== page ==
The Remarkable Legacy Of CICERO’S Slave

Silence is one of the great arts of conversation. - CICERO

As Tiro was desperately trying to follow the pace of his master, who was walking around the Forum Romanum and delivering yet another fascinating, memorable and deeply philosophical, oratory contribution to eager ears, Tiro realised that he was definitely missing words and losing brilliant concepts. He needed to devise a faster system of taking dictation, otherwise the style of argument and wisdoms of his brilliant master, might be lost forever. 

It suddenly came to him as he the pace slowed to a halt at the Rostrum and Tiro looked down at his notes. He noticed how his handwriting “on-the-run” had turned into scribbles and drawls. What if he could generate a set of symbols to encapsulate whole words or often-used phrases? His master’s speeches seemed full of just such “favourite phrases” and repetitive legal- and political jargon…

And so Tiro’s notes and scribbles were slowly transformed into a unique system of shorthand, thereby ensuring that one of Rome’s greatest orators and prose stylist’s contribution to Roman literature was captured and safeguarded for posterity.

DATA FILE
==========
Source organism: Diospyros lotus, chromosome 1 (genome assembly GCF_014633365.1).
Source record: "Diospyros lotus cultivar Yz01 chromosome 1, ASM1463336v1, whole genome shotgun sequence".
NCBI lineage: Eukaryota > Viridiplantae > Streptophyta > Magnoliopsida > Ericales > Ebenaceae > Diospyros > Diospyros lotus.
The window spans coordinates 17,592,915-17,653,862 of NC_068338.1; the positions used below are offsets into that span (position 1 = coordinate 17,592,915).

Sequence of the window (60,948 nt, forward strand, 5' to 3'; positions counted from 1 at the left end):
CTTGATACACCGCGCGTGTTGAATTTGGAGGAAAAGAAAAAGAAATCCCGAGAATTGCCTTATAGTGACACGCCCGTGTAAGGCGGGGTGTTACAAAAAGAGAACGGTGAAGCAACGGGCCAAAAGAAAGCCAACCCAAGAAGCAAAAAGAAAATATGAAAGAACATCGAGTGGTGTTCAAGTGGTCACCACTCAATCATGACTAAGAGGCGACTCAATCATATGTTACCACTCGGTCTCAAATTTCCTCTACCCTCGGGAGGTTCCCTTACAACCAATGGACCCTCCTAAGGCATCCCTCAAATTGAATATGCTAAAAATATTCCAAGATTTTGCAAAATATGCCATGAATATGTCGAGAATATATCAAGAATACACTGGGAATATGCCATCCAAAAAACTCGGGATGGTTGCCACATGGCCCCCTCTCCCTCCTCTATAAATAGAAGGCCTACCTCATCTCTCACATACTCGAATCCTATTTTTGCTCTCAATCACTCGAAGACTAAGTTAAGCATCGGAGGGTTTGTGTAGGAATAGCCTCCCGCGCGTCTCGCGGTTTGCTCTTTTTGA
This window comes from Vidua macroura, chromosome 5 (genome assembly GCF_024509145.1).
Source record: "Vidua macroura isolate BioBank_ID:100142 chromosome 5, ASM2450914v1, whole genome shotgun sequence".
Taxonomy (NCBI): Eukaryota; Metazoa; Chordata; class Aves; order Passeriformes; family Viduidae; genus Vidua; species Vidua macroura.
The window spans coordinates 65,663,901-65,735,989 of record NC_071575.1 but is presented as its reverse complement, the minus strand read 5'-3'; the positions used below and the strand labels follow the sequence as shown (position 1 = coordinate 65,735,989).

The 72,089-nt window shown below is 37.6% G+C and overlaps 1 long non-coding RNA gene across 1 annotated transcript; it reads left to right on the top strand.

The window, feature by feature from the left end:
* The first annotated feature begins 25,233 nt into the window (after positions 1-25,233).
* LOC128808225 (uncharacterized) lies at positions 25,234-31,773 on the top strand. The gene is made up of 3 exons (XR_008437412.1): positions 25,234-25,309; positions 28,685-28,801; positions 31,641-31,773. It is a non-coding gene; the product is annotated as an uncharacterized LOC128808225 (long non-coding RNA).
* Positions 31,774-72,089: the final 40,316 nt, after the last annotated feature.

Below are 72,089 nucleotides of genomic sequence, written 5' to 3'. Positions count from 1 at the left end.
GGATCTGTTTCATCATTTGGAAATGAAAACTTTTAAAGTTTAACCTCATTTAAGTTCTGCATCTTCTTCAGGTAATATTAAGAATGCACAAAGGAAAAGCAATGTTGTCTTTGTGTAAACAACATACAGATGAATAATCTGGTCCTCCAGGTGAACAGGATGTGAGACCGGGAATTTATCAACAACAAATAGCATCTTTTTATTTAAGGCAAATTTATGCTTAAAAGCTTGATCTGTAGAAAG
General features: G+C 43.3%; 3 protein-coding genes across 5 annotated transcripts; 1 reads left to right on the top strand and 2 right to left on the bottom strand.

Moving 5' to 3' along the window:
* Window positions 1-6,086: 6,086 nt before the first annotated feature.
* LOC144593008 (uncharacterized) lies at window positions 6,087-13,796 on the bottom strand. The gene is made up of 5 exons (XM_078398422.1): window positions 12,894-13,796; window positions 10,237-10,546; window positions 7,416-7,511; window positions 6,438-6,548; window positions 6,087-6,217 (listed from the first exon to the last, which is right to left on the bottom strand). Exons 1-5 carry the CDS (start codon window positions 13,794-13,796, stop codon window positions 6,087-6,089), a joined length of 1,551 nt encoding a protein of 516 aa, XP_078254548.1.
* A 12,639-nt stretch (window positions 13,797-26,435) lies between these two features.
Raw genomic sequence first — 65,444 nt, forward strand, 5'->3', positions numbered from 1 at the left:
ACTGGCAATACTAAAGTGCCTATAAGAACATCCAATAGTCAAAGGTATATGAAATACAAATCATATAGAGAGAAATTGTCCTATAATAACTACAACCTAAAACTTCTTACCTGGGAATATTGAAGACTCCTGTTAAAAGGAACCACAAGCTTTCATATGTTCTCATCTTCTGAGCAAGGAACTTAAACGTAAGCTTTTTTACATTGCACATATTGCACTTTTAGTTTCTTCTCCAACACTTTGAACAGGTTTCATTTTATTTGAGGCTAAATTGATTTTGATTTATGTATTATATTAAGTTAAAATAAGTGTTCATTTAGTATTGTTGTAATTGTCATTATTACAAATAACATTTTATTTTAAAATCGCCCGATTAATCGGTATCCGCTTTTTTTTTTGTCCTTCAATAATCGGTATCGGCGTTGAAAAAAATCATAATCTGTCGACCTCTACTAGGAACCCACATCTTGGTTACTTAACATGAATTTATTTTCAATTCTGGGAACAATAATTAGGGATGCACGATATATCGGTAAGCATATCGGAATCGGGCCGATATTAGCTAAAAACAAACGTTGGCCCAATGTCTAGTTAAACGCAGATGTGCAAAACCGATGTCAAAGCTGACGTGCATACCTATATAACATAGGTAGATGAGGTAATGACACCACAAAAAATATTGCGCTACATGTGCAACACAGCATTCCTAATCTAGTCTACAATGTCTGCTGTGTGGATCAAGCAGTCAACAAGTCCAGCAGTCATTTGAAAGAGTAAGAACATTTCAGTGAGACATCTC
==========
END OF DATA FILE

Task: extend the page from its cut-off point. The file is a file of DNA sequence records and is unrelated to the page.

Tiro’s “notae” allowed for gems such as these still to remain known more than 2000 years later:

It is foolish to tear one’s hair in grief, as though sorrow would be made less by baldness. - CICERO

Possibly born a slave in the household of Marcus Tullius Cicero, but elevated to the status of personal secretary, scribe and personal confidante of one of Rome’s greatest orators and prose stylists, Tiro’s duties included managing Cicero’s garden, table and financial affairs, deciphering his handwriting and finally and most importantly, taking dictation as and when his master was prompted into speech, whenever, wherever.

If you have a garden and a library, you have everything you need. - CICERO

Tiro was finally freed by his master in 53 BC and it is believed that he published his collection of Cicero’s works after the latter’s death. 

A room without books is like a body without a soul. - CICERO

Tiro is credited with inventing a type of shorthand, which was later, especially during medieval times, used by monks, and referred to as “Notae Tironianae”, consisting of 4,000 symbols, a few of which are still used to this day.

The Tironian et is a remnant of Tiro’s shorthand system, which was popular for centuries but is now almost entirely discontinued. The mark lives on in just a couple of writing systems, one of which is Irish.

Even Irish people who respond to the phrase “Tironian et” with blank looks are familiar with it from bilingual street signs like the one in the middle below.



The final image shows the Tironian et used at the end of this paragraph in the abbreviation “⁊c”, that is, “etc.”, short for “et cetera”, in a German document from 1768.